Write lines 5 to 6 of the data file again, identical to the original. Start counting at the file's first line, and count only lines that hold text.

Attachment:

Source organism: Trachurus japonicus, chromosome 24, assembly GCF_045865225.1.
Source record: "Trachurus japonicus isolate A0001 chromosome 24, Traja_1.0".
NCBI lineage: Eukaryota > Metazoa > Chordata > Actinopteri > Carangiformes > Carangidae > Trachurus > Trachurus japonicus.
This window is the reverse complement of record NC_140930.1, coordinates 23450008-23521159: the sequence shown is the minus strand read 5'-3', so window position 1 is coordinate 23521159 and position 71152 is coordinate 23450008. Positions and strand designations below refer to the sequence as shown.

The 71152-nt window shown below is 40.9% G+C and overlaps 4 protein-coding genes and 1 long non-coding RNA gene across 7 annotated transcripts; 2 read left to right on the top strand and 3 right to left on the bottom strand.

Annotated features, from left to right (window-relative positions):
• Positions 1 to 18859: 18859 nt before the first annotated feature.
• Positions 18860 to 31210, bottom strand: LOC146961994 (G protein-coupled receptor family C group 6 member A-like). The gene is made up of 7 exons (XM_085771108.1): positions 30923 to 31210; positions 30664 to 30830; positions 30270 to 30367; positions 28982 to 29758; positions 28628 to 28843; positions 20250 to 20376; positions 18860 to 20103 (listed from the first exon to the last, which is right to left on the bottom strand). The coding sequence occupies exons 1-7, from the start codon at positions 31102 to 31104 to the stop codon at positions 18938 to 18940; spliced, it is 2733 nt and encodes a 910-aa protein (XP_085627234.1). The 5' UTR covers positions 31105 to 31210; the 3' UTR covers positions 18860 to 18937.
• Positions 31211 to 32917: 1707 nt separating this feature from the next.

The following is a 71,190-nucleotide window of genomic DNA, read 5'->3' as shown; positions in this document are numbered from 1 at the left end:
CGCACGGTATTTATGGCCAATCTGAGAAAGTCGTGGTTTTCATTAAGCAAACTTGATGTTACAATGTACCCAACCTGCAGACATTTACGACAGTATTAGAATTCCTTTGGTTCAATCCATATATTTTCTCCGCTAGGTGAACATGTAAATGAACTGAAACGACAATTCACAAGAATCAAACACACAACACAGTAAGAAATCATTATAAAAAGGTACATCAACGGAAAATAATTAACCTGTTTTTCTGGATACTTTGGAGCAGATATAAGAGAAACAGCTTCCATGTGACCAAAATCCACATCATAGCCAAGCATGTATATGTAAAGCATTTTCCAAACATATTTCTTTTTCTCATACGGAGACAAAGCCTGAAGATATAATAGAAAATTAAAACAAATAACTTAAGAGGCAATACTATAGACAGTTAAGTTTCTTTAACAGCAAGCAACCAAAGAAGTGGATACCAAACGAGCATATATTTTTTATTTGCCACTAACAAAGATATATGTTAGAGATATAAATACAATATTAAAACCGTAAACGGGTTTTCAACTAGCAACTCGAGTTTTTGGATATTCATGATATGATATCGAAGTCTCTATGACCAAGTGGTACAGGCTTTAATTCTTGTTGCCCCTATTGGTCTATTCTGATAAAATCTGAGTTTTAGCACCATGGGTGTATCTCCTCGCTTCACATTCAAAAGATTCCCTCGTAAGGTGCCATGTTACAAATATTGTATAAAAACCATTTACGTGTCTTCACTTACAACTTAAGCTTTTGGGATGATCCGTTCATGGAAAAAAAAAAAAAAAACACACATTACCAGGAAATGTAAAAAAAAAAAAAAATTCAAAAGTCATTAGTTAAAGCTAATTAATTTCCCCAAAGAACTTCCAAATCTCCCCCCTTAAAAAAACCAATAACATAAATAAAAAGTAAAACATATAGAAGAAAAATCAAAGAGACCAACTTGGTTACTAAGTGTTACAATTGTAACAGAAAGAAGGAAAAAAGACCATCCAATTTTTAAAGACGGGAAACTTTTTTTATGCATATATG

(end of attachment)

The 71152-nt window shown below is 40.9% G+C and overlaps 4 protein-coding genes and 1 long non-coding RNA gene across 7 annotated transcripts; 2 read left to right on the top strand and 3 right to left on the bottom strand.

Annotated features, from left to right (window-relative positions):